“We’re going to win. We’re going to win so much. We’re going to win at trade, we’re going to win at the border. We’re going to win so much, you’re going to be so sick and tired of winning, you’re going to come to me and go ‘Please, please, we can’t win anymore.’ You’ve heard this one. You’ll say ‘Please, Mr. President, we beg you sir, we don’t want to win anymore. It’s too much. It’s not fair to everybody else.’”  

Intractable problems can be solved by moderates . . . or bullies!  Thanks to gerrymandering, there are not enough moderates in Congress to solve the immigration problem.  Maybe, we do need a bully?

I recall the logic of another president, who concluded it was better to kill a hundred thousand Japanese than to lose another ten thousand Americans.  Maybe, emotional scarring ten thousand brown kids is a small price to pay for making the President a "WINNER?"

That definitely would NOT make me feel like a winner.  John McCain is one of my personal heroes, and he described Trump's policy of separating kids from illegal aliens as "an affront to decency."  

Is "winning" really that important?  Who wants to win, if this is what you have to do?  What kind of ego demands "winning" at any cost?  Is the Wall really worth sacrificing our decency to get it?  

That is too high a price for solving even an intractable problem.

Monday, June 18, 2018


As 2018 dawned, it looked like we were enjoying synchronized global growth.  The U.S. had led the world out of the recession and now looked forward to the increasing growth in Europe and Asia.  But that didn't happen.  Instead, the U.S. has gotten stronger, while the others fell further behind.

For example, the Chinese central bank cancelled a scheduled increase in interest rates.  Capital Investment and Retail Sales both weakened last month.  The Chinese slowdown slowed the rest of Asia, as usual.

However, Europe has been an even bigger disappointment this year.  Eurozone growth has dropped from 0.7% in Q4 of last year to only 0.4% in the first quarter of this year.  The ECB has reduced its full year Eurozone growth estimate from 2.4% to 2.1%.  One big reason for this slowdown is Germany, the world's third largest exporter, the level of exports has fallen in three of the first four months, dropping 2.5% in April alone.  Germany's estimated full year GDP growth has been cut by half.

One minor reason was the surprisingly widespread flu epidemic.  A major reason was the populist takeover of the Italian parliament, which strengthened the wait-and-see attitude of corporations across Europe.  (Everybody remembers the fiscal crisis in 2010 precipitated by Greece.)  In January, 26% of German consumers expected economic conditions to deteriorate, compared with 43% today.  There is considerable anecdotal evidence that corporations are hunkering down and conserving their resources to survive a possible trade war, which is prudent. Rising caution is a wet blanket on the stock market.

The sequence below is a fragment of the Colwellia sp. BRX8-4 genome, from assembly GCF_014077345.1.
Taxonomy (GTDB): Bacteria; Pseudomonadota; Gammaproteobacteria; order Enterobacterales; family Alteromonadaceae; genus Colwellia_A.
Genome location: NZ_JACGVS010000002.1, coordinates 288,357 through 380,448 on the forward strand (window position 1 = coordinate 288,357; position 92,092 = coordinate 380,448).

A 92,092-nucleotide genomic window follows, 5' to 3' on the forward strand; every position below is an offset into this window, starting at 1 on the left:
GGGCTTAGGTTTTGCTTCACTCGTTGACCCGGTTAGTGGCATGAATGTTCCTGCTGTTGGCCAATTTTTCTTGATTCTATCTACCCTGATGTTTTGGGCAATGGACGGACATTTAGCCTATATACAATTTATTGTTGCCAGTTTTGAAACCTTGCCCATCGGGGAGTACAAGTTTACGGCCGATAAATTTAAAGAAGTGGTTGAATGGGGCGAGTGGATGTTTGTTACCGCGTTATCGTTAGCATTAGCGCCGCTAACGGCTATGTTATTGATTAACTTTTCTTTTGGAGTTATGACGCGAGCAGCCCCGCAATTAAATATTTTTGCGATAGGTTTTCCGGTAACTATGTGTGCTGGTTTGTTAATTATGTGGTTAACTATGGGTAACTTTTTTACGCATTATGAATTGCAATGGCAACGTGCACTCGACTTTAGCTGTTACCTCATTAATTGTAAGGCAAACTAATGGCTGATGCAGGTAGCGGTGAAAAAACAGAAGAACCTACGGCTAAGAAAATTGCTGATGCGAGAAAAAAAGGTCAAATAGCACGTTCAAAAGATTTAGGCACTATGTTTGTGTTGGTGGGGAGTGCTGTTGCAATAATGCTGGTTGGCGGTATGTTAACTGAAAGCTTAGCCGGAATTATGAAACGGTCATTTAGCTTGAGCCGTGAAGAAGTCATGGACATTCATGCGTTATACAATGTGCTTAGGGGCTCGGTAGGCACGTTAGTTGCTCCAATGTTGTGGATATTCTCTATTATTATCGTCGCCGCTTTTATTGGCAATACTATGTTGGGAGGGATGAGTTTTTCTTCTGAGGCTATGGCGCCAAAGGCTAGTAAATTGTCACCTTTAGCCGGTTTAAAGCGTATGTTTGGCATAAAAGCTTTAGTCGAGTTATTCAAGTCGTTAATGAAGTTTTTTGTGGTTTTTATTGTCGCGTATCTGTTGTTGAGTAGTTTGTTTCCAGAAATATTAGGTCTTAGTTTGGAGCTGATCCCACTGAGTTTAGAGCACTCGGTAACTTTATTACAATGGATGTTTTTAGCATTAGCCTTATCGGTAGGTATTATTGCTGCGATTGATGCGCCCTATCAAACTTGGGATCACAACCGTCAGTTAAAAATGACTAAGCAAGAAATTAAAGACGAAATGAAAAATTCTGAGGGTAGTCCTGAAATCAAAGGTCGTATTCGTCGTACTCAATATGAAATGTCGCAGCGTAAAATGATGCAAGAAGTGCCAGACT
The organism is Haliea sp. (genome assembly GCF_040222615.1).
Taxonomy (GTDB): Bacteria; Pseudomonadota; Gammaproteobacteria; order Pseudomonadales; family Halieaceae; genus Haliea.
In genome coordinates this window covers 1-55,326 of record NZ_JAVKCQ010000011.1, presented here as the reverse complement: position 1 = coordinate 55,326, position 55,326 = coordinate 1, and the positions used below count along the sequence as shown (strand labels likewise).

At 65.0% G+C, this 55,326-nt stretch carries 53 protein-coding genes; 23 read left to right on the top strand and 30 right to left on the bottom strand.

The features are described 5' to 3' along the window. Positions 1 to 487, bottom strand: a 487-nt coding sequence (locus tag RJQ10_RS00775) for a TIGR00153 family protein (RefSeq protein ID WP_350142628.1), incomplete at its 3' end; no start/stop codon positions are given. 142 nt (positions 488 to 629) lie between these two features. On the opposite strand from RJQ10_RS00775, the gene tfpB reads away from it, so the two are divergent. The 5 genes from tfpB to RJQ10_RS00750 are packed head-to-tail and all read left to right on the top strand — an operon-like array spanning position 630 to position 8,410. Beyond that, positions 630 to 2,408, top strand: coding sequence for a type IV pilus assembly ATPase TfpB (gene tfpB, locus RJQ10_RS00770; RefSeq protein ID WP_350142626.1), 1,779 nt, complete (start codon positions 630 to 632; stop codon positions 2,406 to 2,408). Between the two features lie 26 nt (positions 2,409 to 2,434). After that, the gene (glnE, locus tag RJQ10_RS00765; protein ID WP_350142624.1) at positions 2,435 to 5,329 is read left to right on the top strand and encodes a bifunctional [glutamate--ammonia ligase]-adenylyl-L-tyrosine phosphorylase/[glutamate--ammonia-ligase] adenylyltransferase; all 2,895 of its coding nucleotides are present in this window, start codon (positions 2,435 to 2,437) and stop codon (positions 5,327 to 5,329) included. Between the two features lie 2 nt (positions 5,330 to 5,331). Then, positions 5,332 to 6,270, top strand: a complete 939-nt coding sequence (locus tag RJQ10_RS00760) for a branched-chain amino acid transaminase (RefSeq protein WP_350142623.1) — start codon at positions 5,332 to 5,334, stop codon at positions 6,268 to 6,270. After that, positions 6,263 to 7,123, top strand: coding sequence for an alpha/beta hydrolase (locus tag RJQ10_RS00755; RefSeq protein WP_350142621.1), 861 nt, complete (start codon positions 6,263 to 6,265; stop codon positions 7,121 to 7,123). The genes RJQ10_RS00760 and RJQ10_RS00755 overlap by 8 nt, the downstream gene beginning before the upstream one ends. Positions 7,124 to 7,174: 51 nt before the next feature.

This is not to suggest an investor should sell their international stocks.  Don't forget -- A well diversified portfolio will include some exposure to international stocks.

The President said trade wars are "easy to win." 

Let us pray . . . for a quick peace!

Saturday, June 16, 2018

Suicide Mission ?

Republicans abuse Supply-side economics, which argues that a tax cut increases the budget deficit in the short run but decreases the deficit in the long run.  They are hostage to the baseless belief that all tax cuts are beneficial at all times.  Republicans are not aware that a tax cut will not cure the common cold.

Democrats abuse Keynesian economics, which argues that budget deficits are good during recessions, which are repaid when the economy improves.  They are hostage to the baseless belief that deficits don't matter.  Democrats have never experienced an economy good enough to pay down the debt (except for Bill Clinton, who did.)

Unfortunately, both Supply-side economics and Keynesian economics have become religions.  Austrian economics remains mere accounting, i.e., debits and credits.

For some reason, bond specialists in particular are true believers in Austrian economics.  In a recent speech, the current "Bond King" Jeffrey Gundlach, said "This is almost a suicide mission.  At some point, with debt and its service cost increasing, there will be a collision.  There could be a solvency problem."

Think about it:  interest rate increases are appropriate during the latter stages of business cycles.  Budget deficits are more appropriate during the early stages.  Assume you had an adjustable-rate mortgage, and you get notified that the rate will increase from 4.5% to 5.5%.  Would you want to increase your mortgage amount, or would you want to start paying it down faster?

Our national debt is increasing while interest rates are increasing, which is very rare.  A 1% increase in debt service on $20 trillion debt is $200 billion each and every year.  That would be enough to fund the beloved "Wall" and build a dozen hospitals . . . each and every year.

The inevitable train-wreck is not in the foreseeable future, but it is out there.